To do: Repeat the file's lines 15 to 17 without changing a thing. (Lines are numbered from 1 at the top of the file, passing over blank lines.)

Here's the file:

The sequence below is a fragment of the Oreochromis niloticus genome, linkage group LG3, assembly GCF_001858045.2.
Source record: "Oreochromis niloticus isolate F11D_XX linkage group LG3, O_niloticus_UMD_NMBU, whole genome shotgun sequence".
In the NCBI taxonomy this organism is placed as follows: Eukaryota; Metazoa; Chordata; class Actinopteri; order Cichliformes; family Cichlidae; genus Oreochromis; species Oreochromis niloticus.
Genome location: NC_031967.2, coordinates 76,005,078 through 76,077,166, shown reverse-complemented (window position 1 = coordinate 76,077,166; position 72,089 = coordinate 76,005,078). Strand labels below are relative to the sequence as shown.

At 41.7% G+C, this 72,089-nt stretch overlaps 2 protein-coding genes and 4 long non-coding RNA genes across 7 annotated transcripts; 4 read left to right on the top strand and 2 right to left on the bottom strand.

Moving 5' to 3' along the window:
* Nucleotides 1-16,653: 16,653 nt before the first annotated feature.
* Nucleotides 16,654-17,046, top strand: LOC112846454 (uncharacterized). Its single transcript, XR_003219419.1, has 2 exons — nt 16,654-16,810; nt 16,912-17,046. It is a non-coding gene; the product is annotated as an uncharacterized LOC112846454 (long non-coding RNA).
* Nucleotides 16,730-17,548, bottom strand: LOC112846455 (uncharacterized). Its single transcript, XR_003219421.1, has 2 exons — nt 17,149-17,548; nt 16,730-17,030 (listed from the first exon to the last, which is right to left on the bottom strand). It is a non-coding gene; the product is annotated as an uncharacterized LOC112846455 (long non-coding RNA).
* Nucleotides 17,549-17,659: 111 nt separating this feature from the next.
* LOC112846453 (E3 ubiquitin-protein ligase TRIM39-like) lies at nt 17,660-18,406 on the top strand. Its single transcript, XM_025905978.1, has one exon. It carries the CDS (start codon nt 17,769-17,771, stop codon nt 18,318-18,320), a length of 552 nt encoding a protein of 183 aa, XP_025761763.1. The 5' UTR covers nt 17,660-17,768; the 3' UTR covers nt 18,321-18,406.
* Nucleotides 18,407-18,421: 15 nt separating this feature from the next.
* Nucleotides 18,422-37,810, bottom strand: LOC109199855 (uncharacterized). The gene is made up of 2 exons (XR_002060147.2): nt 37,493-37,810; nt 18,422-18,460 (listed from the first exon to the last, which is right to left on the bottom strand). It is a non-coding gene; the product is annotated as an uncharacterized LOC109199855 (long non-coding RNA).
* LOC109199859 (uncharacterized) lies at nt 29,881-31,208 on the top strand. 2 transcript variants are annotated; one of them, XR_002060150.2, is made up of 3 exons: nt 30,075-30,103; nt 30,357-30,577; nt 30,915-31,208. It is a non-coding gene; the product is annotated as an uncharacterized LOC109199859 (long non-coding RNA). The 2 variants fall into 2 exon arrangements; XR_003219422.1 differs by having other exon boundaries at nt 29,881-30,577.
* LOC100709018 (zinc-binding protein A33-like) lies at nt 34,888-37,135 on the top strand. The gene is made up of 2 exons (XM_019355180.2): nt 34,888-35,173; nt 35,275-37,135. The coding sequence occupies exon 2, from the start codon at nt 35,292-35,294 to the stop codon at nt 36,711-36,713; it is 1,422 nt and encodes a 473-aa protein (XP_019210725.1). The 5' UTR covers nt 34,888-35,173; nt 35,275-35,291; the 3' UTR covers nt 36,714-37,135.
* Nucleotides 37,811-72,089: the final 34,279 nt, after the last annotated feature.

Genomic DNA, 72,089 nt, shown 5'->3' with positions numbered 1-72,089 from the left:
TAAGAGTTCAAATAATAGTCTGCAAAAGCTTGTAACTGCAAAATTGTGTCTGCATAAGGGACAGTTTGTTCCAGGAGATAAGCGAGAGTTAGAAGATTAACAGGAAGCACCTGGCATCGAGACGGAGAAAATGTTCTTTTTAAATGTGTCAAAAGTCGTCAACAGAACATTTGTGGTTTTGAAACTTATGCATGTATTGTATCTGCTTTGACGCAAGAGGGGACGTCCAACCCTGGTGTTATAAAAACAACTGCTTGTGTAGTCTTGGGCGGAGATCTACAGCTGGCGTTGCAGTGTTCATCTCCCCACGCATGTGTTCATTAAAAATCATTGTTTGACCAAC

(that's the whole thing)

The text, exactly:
* LOC100709018 (zinc-binding protein A33-like) lies at nt 34,888-37,135 on the top strand. The gene is made up of 2 exons (XM_019355180.2): nt 34,888-35,173; nt 35,275-37,135. The coding sequence occupies exon 2, from the start codon at nt 35,292-35,294 to the stop codon at nt 36,711-36,713; it is 1,422 nt and encodes a 473-aa protein (XP_019210725.1). The 5' UTR covers nt 34,888-35,173; nt 35,275-35,291; the 3' UTR covers nt 36,714-37,135.
* Nucleotides 37,811-72,089: the final 34,279 nt, after the last annotated feature.

Genomic DNA, 72,089 nt, shown 5'->3' with positions numbered 1-72,089 from the left: